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Subst Use Misuse. 2019 Feb 12:1-11. doi: 10.1080/10826084.2019.1567787. [Epub ahead of print]

A Longitudinal Study of European Students' Alcohol Use and Related Behaviors as They Travel Abroad to Study.

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a Psychology Department , Università Cattolica del Sacro Cuore , Milano , Italy.
b Violence & Society Research Group, School of Dentistry , Cardiff University , Cardiff , UK.
c Farr Institute - CIPHER , Swansea University College of Medicine , Swansea , UK.



Travelling away from home can be associated with fewer limits on behavior, particularly for students who participate in exchange programs.


To examine the effects of eight moderators on change in alcohol use and related negative outcomes, drug use and unprotected sexual behavior in European study abroad students before, during, and after their time abroad.


A three wave (before departure, while abroad, and after their return) longitudinal design collecting data on the frequency and volume of alcohol consumed, heavy episodic drinking, alcohol-related outcomes, drug use, and unprotected casual sex.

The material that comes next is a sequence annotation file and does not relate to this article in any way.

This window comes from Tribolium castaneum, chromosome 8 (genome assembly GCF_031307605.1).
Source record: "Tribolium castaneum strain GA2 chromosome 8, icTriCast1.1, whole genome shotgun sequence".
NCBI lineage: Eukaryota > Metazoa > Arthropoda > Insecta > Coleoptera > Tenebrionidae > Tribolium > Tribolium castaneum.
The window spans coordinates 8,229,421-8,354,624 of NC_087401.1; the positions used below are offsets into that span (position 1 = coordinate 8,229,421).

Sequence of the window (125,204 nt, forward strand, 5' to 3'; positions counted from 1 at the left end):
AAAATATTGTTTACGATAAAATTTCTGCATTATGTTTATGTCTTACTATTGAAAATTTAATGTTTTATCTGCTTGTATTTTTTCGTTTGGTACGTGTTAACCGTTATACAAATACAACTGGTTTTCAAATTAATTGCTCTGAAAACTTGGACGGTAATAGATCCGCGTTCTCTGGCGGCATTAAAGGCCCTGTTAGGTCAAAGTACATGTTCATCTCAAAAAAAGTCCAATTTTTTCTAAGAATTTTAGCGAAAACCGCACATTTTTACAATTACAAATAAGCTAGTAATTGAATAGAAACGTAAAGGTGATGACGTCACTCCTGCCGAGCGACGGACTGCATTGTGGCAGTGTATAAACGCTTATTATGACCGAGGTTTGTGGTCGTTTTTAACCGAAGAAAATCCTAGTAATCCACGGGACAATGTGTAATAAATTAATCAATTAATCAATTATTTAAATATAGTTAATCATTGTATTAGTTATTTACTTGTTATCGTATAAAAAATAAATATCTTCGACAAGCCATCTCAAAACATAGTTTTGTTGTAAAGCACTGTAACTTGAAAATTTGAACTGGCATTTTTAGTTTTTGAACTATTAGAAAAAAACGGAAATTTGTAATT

The baseline survey was completed by 1145 students participating in one or two semester exchange programs (67.5% spent up to a semester abroad), of which 906 participated in two or more waves, representing 42 and 33 countries of origin and destination, respectively. Mean age was 22.2 years (SD = 2.28) and 72.7% were female. Students increased the amount of alcohol consumed by 35% (B = 0.32; 95% CI 0.287-0.349) and experienced more alcohol-related consequences (B = 0.15; 95% CI 0.089-0.219) during the study abroad experience, though levels fell below pre-departure levels when they returned home. Factors related to greater alcohol use while abroad include pre-departure expectations about alcohol use during the study abroad experience, psychological adjustment to the host country, academic involvement, and host country living costs. No statistically meaningful change in drug use and unprotected sexual behavior was observed.


Studying abroad exposes European students to additional time-limited alcohol-related health risks.


Alcohol; Erasmus program; drug use; longitudinal design; study abroad; university students; unprotected casual sex

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